Through data captured in a publicly available, interactive chart, this database aims to document patterns of abuse in detention, to act as a spotlight on staff responses to grievances (or lack thereof), and to serve as an advocacy tool for the closure of ICE detention facilities.

The database currently captures information from over 200 grievances filed since January 2023 that were provided to the ACLU by people currently or formerly detained in California. One of them is Jose Ruben Hernandez Gomez, who was among the many people who participated in the hunger strike at Mesa Verde, and one of the four people whom ICE cruelly transferred to El Paso.

“I’m participating in this project because I want people to know that detention centers are not safe to house human beings,” he said. “When people try to be heard by staff through their grievances, people are ignored. These facilities are not safe, and staff are not held responsible for misconduct.”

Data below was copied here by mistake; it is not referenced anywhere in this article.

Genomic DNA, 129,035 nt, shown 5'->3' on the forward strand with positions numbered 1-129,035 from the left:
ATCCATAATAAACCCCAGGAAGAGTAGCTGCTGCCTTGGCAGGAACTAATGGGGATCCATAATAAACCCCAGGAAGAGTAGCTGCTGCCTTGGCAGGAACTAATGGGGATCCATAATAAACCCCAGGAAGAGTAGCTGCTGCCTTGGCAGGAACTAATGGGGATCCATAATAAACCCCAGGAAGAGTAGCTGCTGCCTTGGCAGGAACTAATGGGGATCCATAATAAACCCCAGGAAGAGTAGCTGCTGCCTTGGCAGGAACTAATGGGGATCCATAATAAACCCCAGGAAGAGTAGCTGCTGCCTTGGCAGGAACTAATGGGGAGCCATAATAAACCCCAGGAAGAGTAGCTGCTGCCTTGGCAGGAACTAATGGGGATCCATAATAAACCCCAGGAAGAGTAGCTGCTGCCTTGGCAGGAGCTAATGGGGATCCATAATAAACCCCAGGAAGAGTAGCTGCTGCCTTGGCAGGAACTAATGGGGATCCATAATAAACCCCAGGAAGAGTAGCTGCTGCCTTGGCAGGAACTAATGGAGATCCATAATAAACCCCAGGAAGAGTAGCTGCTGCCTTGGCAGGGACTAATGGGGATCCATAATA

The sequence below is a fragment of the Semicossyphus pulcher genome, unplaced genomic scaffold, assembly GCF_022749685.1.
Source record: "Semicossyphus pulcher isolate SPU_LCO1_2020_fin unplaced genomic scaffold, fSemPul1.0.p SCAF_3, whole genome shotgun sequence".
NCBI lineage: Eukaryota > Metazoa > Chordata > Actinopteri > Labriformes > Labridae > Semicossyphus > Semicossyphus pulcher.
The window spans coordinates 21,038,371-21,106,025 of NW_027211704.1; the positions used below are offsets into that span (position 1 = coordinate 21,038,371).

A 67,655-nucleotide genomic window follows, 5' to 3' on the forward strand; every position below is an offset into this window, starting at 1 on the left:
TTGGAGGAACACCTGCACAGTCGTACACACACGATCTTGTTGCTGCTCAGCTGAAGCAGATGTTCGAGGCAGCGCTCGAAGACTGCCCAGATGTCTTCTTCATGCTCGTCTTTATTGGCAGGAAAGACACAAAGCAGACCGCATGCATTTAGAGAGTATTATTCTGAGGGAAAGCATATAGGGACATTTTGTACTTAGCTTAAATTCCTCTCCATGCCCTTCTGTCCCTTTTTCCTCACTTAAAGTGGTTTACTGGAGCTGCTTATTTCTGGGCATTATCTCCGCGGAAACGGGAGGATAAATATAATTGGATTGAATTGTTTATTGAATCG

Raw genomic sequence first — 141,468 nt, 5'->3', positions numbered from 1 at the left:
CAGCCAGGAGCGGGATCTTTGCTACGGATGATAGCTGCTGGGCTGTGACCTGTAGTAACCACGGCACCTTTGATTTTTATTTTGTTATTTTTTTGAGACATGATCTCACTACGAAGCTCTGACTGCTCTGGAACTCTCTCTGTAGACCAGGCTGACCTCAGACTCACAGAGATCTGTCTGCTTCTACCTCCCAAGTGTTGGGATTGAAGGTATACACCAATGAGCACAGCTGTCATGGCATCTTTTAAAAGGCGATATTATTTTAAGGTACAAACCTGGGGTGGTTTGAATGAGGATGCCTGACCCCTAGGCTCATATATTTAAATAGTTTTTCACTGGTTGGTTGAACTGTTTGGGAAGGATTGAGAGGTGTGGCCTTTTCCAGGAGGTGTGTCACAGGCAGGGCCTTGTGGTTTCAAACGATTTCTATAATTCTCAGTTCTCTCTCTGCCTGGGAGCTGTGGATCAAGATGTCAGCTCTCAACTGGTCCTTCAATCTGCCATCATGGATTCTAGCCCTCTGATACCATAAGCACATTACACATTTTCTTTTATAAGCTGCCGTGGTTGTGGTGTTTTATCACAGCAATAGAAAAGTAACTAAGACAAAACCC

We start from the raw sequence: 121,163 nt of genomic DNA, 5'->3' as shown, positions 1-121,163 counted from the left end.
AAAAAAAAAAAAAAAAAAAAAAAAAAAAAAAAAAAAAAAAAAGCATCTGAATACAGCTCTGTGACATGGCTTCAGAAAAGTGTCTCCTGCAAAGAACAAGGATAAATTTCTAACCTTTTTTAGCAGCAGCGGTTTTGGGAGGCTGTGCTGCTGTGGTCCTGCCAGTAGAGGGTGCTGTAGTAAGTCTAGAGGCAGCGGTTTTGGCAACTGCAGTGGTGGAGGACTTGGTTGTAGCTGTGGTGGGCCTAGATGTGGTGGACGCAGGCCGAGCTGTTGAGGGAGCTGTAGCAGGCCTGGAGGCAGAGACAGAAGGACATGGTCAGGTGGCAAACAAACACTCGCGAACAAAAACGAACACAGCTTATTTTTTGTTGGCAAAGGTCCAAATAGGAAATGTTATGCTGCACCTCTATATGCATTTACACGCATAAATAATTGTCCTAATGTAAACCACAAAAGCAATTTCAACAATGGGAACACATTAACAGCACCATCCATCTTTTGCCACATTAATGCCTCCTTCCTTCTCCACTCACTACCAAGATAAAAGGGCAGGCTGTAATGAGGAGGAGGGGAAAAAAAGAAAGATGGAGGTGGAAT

Jose Ruben was recently released to his family in California. “The worst experience [of detention] was being apart from my family, and the fear of being deported,” he said. “I am enjoying every moment of being with my family: studying the Bible with my mother, being around my nephews, and enjoying the simple fact that I am free.”